- Since the 1840s, the residents of Pietarsaari, a town on Finland's coast, have decorated a Christmas street, Storgatan, since the 1840s. Suspended over the street are three large illuminated decorations: a cross symbolizing faith, an anchor representing h
- St. Nicholas was bishop of the Turkish town of Myra in the early fourth century. It was the Dutch who first made him into a Christmas gift-giver, and Dutch settlers brought him to America where his name eventually became the familiar Santa Claus.
- St. Nick's nose like a cherry!
- Suzy Snowflake tells you she's in town by tap, tap, tappin' at your windowpane
- Telesphorus, the second Bishop of Rome (125-136 AD) declared that public Church services should be held to celebrate "The Nativity of our Lord and Saviour." In 320 AD, Pope Julius I and other religious leaders specified 25 December as the official date of the birth of Jesus Christ.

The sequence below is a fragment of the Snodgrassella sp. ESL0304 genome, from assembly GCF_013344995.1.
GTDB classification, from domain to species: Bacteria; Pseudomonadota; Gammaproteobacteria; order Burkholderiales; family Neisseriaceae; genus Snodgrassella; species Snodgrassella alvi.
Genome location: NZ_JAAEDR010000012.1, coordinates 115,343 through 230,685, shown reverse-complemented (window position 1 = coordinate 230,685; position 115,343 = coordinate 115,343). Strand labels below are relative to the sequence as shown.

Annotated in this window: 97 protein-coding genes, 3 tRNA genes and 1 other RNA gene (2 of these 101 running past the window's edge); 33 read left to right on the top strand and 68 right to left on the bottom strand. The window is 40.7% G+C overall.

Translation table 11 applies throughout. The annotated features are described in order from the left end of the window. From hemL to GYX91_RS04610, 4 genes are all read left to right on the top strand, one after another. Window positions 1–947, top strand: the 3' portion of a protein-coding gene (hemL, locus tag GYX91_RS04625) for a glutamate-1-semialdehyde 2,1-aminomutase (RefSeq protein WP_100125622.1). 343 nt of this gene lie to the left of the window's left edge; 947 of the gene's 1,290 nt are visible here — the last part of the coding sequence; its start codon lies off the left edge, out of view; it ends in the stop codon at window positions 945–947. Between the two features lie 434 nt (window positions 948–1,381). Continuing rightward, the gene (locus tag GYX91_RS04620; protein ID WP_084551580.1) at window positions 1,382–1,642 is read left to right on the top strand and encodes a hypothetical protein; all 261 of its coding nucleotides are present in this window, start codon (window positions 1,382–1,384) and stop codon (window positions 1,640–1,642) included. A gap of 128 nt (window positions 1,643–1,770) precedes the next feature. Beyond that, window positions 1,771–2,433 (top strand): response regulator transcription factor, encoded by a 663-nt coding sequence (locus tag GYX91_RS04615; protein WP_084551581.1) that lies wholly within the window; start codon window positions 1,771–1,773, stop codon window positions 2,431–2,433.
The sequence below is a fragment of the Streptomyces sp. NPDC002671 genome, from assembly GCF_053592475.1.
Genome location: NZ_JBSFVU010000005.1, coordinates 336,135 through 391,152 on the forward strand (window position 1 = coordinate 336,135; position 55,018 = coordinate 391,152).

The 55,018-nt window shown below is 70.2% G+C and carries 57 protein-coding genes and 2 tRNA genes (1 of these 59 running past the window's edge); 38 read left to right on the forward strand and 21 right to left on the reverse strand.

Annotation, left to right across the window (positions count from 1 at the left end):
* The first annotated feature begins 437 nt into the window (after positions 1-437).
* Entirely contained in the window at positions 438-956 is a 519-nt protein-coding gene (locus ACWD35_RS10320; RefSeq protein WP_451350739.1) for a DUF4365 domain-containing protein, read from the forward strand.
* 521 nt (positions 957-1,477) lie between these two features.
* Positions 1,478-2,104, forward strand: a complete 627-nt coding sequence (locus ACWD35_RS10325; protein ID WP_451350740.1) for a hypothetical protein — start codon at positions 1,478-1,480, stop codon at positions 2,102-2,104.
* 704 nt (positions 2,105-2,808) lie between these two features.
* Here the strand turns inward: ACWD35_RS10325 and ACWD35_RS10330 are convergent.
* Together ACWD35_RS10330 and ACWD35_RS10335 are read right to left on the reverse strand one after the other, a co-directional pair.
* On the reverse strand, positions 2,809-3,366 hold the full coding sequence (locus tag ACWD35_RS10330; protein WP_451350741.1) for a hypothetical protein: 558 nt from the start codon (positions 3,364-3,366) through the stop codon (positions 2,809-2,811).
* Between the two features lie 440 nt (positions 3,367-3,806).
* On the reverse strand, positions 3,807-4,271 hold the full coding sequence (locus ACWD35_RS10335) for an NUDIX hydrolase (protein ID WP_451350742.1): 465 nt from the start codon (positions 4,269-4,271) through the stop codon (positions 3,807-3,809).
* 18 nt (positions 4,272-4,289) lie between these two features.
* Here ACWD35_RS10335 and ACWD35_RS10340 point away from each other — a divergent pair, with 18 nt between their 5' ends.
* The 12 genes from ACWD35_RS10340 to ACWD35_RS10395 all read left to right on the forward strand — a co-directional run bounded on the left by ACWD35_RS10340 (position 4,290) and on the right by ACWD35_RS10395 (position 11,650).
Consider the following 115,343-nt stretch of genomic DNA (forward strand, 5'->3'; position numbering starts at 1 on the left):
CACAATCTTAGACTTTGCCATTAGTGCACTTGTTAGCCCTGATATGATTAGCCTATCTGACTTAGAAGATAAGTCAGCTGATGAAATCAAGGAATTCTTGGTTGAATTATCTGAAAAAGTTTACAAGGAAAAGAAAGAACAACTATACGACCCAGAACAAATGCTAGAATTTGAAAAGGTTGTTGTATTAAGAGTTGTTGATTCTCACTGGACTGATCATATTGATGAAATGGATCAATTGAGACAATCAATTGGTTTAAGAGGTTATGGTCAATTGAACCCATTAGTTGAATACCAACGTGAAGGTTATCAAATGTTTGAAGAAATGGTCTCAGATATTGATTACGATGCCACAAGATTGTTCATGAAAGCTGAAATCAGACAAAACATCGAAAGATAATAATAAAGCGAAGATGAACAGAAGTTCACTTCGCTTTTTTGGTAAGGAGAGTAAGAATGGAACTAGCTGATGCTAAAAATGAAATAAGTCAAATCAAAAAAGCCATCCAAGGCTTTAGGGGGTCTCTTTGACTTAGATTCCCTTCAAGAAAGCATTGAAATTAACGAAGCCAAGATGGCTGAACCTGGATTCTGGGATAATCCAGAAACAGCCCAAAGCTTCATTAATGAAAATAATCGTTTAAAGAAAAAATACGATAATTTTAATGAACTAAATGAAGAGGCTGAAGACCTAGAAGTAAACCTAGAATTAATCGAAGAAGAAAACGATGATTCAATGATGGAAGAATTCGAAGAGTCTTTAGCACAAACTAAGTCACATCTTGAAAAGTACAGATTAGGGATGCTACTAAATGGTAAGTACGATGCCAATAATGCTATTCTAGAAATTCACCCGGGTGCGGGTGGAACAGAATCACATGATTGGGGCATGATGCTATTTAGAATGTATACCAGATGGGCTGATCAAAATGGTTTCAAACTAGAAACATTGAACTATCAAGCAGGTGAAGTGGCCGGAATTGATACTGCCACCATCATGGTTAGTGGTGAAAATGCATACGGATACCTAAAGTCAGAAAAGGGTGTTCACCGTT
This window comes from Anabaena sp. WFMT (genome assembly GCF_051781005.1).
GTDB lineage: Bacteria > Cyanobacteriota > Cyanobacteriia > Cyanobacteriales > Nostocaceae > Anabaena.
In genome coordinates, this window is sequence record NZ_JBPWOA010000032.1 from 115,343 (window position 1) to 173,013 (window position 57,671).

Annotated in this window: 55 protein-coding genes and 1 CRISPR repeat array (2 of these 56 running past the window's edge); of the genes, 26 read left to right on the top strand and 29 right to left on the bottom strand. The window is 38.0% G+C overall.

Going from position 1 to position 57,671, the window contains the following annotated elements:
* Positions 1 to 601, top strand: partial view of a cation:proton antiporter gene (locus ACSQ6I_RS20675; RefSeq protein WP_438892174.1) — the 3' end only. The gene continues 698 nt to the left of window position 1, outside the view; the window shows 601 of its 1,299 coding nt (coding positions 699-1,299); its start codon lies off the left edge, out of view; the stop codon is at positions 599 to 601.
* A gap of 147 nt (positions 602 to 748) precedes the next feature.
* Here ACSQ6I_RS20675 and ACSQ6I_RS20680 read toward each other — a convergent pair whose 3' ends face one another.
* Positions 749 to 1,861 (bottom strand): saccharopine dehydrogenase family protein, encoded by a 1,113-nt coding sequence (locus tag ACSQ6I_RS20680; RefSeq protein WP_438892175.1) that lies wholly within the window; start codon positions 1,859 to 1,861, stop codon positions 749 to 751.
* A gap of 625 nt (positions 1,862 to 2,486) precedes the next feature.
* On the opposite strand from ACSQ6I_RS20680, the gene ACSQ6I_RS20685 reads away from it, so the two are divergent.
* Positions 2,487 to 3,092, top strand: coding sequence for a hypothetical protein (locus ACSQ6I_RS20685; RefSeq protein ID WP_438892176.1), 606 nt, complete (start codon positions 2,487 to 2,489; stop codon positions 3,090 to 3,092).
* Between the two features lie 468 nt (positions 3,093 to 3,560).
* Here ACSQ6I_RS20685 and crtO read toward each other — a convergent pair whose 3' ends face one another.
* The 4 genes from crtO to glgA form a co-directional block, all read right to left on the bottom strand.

- Thanksgiving has traditionally been the start of the Christmas season in the U.S was moved Thanksgiving back a week to extend the holiday shopping season. Franklin Delano Roosevelt, in a move to help out Depression-strained retailers. Since 1859 Thanksgiving had been celebrated on Nov. 30, but in 1939 FDR declared the holiday to be the fourth Thursday in November. Two years later, FDR signed a bill making the move permanent and official.
- The '12 Days of Christmas' are the 12 days after Christmas: December 26 to January 6
- The 1990 movie “Home Alone” told of a boy's experience when two men break into his house during Christmas